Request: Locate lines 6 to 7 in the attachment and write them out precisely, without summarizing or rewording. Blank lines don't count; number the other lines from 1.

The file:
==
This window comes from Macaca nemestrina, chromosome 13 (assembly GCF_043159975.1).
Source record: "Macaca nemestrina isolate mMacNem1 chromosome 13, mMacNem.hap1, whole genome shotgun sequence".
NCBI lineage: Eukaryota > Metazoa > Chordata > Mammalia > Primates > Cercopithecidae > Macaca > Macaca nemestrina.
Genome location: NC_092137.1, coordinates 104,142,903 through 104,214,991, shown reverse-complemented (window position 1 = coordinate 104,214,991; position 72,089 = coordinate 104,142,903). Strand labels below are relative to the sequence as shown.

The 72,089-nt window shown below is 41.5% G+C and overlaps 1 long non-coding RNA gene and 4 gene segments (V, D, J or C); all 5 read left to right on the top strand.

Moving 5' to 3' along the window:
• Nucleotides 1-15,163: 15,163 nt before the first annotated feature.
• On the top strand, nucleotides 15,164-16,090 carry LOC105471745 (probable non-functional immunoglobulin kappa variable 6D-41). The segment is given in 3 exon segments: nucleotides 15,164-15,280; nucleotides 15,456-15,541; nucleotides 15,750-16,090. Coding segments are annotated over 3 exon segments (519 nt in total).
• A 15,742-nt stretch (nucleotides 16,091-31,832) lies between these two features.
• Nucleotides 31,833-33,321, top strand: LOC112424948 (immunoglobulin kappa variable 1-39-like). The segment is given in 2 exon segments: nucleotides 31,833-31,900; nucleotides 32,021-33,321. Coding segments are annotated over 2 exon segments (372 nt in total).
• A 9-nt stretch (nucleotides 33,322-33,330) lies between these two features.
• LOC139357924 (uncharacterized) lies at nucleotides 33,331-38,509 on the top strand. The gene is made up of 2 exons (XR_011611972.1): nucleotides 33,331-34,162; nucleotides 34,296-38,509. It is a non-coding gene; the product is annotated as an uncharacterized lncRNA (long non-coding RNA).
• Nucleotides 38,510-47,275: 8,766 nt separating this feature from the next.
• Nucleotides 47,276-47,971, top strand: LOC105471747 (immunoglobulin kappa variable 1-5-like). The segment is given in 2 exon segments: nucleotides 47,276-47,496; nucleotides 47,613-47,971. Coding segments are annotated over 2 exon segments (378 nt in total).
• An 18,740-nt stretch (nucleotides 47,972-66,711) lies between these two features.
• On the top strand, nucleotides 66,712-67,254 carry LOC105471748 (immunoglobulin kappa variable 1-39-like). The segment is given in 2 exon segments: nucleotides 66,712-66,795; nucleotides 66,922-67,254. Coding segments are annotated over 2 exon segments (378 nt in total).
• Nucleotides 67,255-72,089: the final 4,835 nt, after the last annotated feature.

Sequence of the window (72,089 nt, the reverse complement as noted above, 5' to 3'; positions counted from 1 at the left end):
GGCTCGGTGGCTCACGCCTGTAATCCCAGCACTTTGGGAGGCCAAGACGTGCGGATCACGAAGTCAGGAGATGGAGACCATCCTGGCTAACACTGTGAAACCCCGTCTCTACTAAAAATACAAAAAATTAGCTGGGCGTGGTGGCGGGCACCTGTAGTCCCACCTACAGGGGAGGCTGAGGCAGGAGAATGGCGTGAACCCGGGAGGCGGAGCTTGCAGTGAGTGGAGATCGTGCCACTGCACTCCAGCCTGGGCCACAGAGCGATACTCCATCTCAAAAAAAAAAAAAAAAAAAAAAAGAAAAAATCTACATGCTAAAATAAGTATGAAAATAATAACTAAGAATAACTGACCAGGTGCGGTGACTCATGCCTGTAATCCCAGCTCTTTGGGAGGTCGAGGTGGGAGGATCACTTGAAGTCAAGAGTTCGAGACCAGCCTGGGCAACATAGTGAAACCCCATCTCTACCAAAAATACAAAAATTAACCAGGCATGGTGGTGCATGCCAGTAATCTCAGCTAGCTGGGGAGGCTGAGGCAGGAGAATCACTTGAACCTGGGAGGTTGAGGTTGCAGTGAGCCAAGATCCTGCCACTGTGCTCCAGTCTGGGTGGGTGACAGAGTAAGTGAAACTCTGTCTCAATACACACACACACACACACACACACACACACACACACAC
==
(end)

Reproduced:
Moving 5' to 3' along the window:
• Nucleotides 1-15,163: 15,163 nt before the first annotated feature.